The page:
The symptoms of benign prostatic hyperplasia are classified as obstructive or irritative. Obstructive symptoms are due to the compression of the bladder neck, prostatic urethra, recturm and other adjoining structures. The two groups of symptoms may occur independently or coexist together. Sometimes, an individual may have enlarged prostate without any symptoms.
Obstructive symptoms include: weak stream, hesitancy ( waiting for the urine to flow), intermittent urinary stream, terminal dribbling, feeling of incomplete bladder emptying and urinary retention.
Irritative symptoms which is due to contraction of the bladder detrusor muscle ( caused by irritation from the enlarging prostate) include: nocturia ( waking up to urinate at night), increased daytime urine frequency, urgency ( the desire to urinate that brooks no delay), urge incontinence ( leakage of urine caused by intense and sudden desire to urinate that warrants no delay), and dysuria ( painful urination).
Early symptoms may be minimal, because the bladder can undergo compensatory hypertrophy to overcome the resistance to urinary flow caused by the enlarging prostate.
Management Of Benign Prostatic Hyperplasia
After a careful illness history is taken by the attending health practitioner, a digital rectal examination is performed ( as part of a comprehensive physical examination), to evaluate the size of the gland, shape, consistence and presence of nodularity or indurations ( which may suggest possible malignancy). The bladder is also palpated for fullness, which may suggest obstruction ( secondary to enlarged prostate). The symptoms of the disease is quantified using the American Urologic Association symptom questionnaire. Measurement of PSA (prostate specific antigen) level measurement is used to exclude the diagnosis of advanced cancer of the prostate. Other tests that may be carried out include i) uroflowmetry ( to objectively assess rate of urine flow), ii) measurement of the postvoid residual urine volume, iii) pressure-flow studies, and iv) urethrocystoscopy ( to assess visual obstruction, diverticuli formation, bladder calculi or trabeculation).
Patients who have benign prostate enlargement, but do not have any symptoms, generally are not placed on any treatment. Patients who have developed complications of BPH ( such as urinary retention and renal failure) are often considered as candidates for surgery by health practitioners. All other patients are carefully evaluated and treatment modalities are based on severity of the symptoms and patient’s expectations weighed against the possible side effects of the management strategies. The health practitioner will discuss these with the affected individual. The main treatment modalities are described below:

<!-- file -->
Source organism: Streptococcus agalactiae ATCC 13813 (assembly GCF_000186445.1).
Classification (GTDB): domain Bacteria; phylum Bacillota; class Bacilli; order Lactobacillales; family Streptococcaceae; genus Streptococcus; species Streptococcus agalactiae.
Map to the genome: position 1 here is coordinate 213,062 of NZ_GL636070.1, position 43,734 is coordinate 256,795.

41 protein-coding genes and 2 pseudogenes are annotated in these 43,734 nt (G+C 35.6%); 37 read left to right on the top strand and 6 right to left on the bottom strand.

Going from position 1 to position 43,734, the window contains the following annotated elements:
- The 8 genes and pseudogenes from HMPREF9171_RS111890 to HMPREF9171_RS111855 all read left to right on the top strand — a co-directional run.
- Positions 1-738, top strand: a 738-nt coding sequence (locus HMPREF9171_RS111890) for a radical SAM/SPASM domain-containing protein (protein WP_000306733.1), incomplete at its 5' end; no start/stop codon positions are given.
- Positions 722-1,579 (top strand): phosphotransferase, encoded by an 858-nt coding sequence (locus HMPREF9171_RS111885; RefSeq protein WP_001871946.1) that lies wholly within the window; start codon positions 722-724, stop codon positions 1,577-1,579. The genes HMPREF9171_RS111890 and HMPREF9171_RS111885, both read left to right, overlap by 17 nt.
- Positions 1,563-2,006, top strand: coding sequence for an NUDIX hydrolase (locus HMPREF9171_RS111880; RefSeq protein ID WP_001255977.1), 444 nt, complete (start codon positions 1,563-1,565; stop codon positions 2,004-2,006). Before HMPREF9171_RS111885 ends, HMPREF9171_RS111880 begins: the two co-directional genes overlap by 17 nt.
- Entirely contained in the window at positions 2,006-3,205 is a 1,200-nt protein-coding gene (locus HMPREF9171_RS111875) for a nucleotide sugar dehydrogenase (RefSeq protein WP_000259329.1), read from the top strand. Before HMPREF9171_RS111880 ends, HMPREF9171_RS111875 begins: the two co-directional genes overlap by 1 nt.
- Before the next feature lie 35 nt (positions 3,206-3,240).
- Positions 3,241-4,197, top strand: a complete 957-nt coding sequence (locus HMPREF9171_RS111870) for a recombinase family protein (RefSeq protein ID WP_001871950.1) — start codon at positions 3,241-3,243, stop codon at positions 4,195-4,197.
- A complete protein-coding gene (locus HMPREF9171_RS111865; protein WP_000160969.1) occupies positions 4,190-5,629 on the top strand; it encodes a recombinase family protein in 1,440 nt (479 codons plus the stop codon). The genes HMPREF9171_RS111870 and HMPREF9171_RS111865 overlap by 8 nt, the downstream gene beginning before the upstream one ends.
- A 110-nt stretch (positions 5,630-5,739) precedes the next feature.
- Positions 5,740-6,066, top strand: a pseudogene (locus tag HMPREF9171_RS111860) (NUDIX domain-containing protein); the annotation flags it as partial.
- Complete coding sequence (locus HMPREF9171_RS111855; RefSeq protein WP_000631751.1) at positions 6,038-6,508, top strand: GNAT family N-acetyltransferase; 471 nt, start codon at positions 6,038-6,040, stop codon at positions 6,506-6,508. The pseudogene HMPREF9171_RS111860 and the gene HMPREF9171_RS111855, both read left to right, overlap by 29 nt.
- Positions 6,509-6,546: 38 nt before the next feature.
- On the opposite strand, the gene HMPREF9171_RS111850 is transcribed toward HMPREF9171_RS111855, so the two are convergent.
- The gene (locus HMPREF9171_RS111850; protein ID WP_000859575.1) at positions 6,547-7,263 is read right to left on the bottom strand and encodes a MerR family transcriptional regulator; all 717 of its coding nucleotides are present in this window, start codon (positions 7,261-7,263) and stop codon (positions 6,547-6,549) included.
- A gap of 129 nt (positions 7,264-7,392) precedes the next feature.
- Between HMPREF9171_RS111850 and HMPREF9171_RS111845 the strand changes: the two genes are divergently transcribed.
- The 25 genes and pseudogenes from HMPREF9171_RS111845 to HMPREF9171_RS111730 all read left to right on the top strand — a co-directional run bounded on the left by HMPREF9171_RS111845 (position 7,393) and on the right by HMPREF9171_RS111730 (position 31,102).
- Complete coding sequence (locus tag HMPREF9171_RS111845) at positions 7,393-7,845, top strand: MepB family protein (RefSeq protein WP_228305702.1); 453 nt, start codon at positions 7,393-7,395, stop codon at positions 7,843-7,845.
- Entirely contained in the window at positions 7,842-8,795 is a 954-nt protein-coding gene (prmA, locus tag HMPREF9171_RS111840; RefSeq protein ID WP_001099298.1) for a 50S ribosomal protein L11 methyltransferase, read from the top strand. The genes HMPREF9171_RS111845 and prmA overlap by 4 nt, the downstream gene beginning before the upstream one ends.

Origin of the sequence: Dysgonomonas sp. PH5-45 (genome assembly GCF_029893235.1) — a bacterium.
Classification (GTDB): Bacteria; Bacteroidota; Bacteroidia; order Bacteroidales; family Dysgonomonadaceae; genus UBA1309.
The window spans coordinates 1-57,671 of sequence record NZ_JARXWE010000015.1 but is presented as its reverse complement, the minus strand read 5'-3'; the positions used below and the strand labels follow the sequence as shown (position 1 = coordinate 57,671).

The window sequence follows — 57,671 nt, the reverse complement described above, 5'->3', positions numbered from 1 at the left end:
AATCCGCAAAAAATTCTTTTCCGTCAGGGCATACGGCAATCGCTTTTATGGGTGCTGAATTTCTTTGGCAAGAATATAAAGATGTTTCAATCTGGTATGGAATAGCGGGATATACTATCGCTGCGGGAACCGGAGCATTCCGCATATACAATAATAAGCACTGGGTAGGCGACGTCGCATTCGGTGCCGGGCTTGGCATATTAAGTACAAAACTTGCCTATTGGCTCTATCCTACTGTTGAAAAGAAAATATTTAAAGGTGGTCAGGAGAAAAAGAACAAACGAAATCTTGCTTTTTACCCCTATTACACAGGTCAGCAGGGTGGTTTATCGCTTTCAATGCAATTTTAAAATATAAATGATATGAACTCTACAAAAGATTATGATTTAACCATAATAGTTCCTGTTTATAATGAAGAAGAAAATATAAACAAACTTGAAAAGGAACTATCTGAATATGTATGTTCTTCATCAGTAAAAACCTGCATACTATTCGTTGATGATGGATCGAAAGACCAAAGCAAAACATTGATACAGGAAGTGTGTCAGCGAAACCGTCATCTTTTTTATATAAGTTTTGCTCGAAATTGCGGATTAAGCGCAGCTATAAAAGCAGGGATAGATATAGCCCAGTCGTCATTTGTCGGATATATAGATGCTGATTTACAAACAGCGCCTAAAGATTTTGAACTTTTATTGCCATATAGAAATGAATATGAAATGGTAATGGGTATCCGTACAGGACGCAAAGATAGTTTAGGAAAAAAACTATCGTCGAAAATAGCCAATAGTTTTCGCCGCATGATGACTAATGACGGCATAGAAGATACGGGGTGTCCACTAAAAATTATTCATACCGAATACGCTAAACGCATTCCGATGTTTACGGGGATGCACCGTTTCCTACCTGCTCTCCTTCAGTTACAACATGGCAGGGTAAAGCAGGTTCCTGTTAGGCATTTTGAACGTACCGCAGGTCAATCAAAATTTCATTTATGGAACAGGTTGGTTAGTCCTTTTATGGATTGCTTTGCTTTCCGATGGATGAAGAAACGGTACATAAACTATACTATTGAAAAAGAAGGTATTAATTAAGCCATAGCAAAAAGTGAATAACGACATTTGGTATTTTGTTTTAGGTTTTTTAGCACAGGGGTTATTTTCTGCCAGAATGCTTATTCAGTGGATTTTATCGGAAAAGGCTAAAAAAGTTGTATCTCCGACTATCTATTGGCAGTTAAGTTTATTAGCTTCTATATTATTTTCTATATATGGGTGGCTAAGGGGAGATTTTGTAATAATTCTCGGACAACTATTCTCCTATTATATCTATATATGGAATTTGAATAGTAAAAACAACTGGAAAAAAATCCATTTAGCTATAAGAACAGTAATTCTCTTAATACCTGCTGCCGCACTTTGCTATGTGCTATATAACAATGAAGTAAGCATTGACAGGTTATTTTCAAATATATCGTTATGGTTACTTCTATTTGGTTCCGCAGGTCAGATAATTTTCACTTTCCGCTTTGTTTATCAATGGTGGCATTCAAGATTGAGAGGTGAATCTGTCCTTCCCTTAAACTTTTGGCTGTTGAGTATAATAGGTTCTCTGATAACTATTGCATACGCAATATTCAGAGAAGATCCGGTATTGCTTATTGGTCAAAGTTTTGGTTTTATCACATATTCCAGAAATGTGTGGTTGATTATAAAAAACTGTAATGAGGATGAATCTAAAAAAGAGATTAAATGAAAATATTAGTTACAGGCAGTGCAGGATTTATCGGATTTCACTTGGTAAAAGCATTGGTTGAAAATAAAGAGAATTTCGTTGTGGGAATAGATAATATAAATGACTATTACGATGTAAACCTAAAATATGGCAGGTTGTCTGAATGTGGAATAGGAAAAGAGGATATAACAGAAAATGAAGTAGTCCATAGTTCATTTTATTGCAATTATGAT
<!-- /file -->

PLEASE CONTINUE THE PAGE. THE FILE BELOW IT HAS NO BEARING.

A lot of patients benefit from this approach, because the disease progresses slowly. These patients are monitored closely with regular ( at least annually) reevaluation of the complaints and clinical presentation.
Medical Treatment is generally used as the first line of action to relieve symptoms in men with mild to moderate disease. Several forms of medical treatment may be employed by the health practitioner and these include: i) hormone manipulation ( which involves the use of luteinizing hormone-releasing hormone agonist, which reduces prostate growth by inhibiting testosterone. This form of treatment may be complicated by hot flashes, reduced libido, impotence and gynecomastia. ii) 5 alpha-reductase enzyme inhibitors block the conversion of testosterone to DHT, thereby reducing prostate size and improving symptoms, with fewer side effects. Men who respond to these treatments may chose to continue on the therapies indefinitely, but are closely monitored by their physicians.
Prostate surgery offers the best chance of symptoms improvement, but also carries heavy risk of complications. There are numerous approaches to removing the prostate but the commonest approach employed by most health practitioners is transurethral resection, which can be performed in ambulatory settings. Open prostatectomy are often reserved for patients with massive enlargement of the prostate. Other procedures include: Balloon dilation, laser therapy, intraprostatic stents and thermal therapy.
Absolute Indications For Interventions
There are situations when some form of treatment must be carried out by the health practitioner. Complications such as urine retention, heavy or recurrent blood in the urine, development of bladder stones, recurrent urinary tract infections due to obstruction ( and stasis) and renal insufficiency secondary to obstruction to the bladder outlet by the prostate. The aim of the management is to improve the symptoms, improve bladder emptying, resolve hematuria ( blood in the urine) and preserve the the urinary tract and kidney functions.